Aboud and the FFSO group took damning photographs, a shocking video and drone footage of the tanker, which went viral with nearly half a million views (https://www.youtube.com/watch?v=8sXRU65-3eE), but they did not hang around to be questioned and likely detained by the notorious National Guard. Yet, he is far more terrified of the looming crisis that could affect his fishermen members and vulnerable communities across the Caribbean.
“We think it’s worth the risk of coming out here because you can see for yourself, we are not imagining it, these are not false images,” he declared in the video, gesturing to the lopsided ship which has taken on water in critical lower sections. “If something (else) goes on, if we have bad weather, there are a number of circumstances that could cause the vessel to flip and there’ll be no recourse,” Mr Aboud pointed out, given the overly active hurricane season.
“We shudder at the thought that if these anchor chains break or the anchor shifts, the vessel will capsize and spill the estimated 1.4 million barrels into our fishery ecosystem. The Caribbean people and our marine environment are facing an accelerating danger. The facts are leaning towards the largest environmental catastrophe about to occur, and all this because of inaction and lethargy, lackadaisical and delinquent administrative conduct,” he thundered in a public post.
Disclosing that the FFOS had written from the Prime Minister, Dr Keith Rowley, to the ministers of foreign and CARICOM affairs, energy and energy industries, and the US and European Union (EU) envoys, he cited the “misinformation being released by the Maduro regime,” questioning whether the oil is stored in sealed compartments and how secure these are should the Nabarima capsize.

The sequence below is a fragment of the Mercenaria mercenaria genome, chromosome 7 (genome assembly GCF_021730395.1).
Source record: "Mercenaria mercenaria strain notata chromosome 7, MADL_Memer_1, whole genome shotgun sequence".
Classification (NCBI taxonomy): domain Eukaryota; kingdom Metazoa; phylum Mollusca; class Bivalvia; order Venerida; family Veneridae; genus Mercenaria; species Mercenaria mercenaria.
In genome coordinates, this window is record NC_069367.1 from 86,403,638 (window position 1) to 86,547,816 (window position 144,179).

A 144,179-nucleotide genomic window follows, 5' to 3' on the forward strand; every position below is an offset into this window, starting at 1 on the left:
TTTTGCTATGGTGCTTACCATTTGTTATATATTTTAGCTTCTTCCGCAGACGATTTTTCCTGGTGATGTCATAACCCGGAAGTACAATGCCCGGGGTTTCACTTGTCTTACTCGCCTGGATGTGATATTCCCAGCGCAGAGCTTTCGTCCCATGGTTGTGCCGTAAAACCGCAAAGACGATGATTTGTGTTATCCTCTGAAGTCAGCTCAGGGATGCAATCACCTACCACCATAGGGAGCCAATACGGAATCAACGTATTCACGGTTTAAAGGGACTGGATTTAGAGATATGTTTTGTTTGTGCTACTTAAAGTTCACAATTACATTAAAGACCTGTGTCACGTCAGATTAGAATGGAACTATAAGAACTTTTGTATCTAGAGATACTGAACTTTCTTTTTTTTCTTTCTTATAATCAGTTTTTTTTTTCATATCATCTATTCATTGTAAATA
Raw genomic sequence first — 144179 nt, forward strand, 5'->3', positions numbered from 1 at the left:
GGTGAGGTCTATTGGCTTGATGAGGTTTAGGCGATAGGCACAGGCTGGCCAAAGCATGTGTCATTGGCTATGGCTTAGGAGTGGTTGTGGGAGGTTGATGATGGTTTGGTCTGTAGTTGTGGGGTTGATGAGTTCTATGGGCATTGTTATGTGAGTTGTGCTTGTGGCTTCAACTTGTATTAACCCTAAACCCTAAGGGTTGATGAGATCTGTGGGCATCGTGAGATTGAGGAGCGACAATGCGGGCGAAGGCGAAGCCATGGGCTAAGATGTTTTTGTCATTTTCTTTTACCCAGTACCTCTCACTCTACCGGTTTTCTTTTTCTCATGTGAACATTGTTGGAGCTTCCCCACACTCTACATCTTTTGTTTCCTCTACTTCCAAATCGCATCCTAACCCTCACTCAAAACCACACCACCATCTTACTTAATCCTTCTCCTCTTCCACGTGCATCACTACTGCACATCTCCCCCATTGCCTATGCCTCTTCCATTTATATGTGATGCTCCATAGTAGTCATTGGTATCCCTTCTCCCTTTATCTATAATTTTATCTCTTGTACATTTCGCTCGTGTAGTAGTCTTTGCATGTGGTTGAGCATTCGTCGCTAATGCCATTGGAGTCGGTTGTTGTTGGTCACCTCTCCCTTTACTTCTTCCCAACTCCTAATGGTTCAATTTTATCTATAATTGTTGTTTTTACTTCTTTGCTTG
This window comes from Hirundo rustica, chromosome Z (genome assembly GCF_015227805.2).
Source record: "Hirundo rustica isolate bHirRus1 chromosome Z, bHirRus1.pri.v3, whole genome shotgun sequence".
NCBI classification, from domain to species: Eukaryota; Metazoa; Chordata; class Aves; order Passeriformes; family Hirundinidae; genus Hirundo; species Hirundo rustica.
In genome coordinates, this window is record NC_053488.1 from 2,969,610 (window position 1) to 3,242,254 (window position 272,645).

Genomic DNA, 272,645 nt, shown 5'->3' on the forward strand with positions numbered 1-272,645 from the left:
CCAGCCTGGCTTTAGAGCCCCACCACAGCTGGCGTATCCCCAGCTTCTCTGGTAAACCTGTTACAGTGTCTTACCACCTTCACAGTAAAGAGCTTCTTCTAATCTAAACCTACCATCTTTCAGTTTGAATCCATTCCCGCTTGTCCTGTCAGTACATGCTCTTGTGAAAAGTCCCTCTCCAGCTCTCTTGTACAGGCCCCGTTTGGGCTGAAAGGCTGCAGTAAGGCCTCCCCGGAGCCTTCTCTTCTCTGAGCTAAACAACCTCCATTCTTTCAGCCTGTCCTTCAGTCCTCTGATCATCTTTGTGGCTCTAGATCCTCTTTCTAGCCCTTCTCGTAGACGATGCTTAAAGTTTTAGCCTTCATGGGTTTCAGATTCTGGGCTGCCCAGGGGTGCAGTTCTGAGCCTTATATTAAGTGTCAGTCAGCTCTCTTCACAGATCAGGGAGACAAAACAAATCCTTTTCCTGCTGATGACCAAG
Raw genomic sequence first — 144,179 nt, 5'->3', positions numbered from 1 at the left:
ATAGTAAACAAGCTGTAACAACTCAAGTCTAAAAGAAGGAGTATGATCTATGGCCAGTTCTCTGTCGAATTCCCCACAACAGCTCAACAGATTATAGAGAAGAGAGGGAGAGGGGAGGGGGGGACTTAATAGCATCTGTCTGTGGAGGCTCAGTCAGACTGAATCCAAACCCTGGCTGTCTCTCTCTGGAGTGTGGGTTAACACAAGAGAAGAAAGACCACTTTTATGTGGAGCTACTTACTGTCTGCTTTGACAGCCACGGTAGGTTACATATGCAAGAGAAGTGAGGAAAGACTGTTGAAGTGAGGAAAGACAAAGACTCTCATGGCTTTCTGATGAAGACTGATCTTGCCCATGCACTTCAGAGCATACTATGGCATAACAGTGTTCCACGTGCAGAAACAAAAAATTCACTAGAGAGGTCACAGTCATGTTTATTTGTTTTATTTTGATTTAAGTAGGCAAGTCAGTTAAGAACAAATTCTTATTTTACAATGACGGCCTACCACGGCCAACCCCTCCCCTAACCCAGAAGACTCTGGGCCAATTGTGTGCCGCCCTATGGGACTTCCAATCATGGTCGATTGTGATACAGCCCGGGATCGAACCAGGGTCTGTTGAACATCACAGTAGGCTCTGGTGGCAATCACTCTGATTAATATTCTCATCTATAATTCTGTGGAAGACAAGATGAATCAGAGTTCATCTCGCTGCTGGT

“All of our appeals have been disregarded as if grassroots organizations are invisible and as if pollution of our beautiful Caribbean region does not matter,” he charged. “The Caribbean Sea is endangered, and your silence will not be forgiven” he told Dr Rowley, stressing “Responsible government must be proactive and ensure that this imminent environmental catastrophe does not decimate the Caribbean Sea.”
The US embassy issued a statement supporting “immediate action” insisting “activities undertaken to avert an ecological disaster” would not contravene any sanctions imposed against Venezuela. On Tuesday, a Trinidad and Tobago government team were finally allowed to visit the Nabarima, with their report due soon.
Guyana’s Civil Defence Commission (CDC) chief, Lieutenant Colonel Kester Craig announced in a Facebook post that analyses and modelling do “not show any direct impact on Guyana’s shores or marine ecosystem” but the situation is being monitored.
Aboud and FFOS on Wednesday welcomed global media reports that a Venezuelan tanker, the Icaro is transferring some of the oil. “This does not mean that the Caribbean is out of deep waters nor can we breathe a sigh of relief. There are insufficient measures in place to contain any spillage that may occur during the transfer especially since the FSO Nabarima is unstable. PDVSA must have necessary oil spill containment equipment around the vessel should the worst occur.”
He criticised CARICOM and the Organization of Petroleum Exporting Countries (OPEC) of which Venezuela is a member, adding that Trinidad and Tobago should renegotiate the 1989 Bilateral Oil Spill Contingency Plan. Despite the agreement, it took the government in excess of a month to get approval for the inspection team, he lamented, terming the delay “unacceptable.” CARICOM, Latin American, and other territories should agree on an emergency response Aboud advised. “The FSO Nabarima debacle is far from over but together as a global community, we were able to make positive steps towards a meaningful solution.”
*ID shivers, fearing hydrocarbon hazards like an Exxon Valdez-type spill in Guyana’s waters or the July 1979 oil tankers collision off Tobago that killed 26 sailors and sent 287,000 metric tonnes of crude into the Caribbean Sea.